Hovering over an option in the action menu displays a great deal of information about it: the tooltip area at the bottom turns into a summary of the effects, and the display in the world gives such information as the line to the target (useful for finding out if ranged attacks are blocked), whether or not you’re in range (indicated by the color of aforementioned line), and, if applicable, the blast radius (rendered as a sphere). The action selection menu itself contains a bar chart showing how much Energy you’ll have left if you select the action. You can choose to perform actions you don’t actually have enough Energy for, but you risk winding up Stunned if you do, kind of like spellcasting in Angband.2 This is reflected by making the Energy bar flash red — the redder, the riskier. Raising and lowering the charge on your attacks is accomplished by right-clicking on the power to bring up a sub-menu, a rare example of a right-click menu within a right-click menu, and another element that I’d call an experimental oddity. It works, though.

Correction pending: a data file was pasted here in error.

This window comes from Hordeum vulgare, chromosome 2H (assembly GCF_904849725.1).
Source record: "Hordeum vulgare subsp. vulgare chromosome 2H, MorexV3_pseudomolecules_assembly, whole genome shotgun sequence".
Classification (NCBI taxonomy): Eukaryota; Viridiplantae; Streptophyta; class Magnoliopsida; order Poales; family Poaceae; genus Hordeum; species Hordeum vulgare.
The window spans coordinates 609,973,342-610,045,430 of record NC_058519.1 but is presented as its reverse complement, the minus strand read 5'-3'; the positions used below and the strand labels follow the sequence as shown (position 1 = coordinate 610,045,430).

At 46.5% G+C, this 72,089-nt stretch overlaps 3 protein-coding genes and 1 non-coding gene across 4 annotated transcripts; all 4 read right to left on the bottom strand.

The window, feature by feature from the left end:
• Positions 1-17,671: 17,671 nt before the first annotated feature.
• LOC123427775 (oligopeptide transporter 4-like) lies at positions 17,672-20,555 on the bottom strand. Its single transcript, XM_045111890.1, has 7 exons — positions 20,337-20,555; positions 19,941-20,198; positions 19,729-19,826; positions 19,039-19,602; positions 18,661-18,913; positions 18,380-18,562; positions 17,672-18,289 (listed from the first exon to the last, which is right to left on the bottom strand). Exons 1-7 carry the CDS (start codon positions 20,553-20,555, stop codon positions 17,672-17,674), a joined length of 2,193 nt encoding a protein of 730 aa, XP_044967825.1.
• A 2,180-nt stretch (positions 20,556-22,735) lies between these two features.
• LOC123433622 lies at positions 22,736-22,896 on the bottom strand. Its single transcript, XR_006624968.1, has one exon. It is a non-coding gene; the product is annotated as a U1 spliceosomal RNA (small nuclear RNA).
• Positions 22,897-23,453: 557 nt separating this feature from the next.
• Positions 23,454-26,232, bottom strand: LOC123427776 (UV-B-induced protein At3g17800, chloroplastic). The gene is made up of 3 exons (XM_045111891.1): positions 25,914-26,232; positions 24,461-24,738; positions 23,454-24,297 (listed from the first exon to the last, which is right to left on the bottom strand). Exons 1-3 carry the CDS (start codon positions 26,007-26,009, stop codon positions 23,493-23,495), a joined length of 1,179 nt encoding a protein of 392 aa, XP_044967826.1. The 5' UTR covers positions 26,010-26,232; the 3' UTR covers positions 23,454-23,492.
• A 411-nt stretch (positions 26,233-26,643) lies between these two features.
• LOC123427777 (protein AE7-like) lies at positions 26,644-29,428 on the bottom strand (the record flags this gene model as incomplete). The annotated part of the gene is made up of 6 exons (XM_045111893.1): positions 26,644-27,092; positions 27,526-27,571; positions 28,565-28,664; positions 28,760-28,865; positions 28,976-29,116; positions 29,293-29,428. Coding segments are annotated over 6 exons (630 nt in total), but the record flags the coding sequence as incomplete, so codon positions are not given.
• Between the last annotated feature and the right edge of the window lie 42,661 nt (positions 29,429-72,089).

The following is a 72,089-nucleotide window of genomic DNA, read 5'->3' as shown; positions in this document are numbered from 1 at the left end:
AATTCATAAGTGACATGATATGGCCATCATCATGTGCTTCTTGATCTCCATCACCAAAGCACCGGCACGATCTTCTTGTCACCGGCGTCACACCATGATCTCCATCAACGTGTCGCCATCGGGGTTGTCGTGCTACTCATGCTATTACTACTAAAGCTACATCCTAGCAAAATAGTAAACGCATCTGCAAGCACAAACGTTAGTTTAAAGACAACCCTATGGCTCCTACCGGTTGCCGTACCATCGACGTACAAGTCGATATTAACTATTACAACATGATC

The system for controlling the camera is, in my opinion, the least successful part of the UI.
Using arrow keys or WASD to scroll the viewport is fine, as is zooming up and down with the mouse wheel. (There’s a way to do this with the keyboard as well, but I’ve forgotten it. The wheel is just more convenient.) But I never got the hang of rotating the camera view, which involves combinations of key presses and mouse movement. I generally leave the camera orientation alone, and it works just fine. It means I’m not always ideally situated to see what’s going in in narrow alleyways, but I can always get a good-enough view by zooming way in: once you’re close enough, walls are rendered semi-transparent.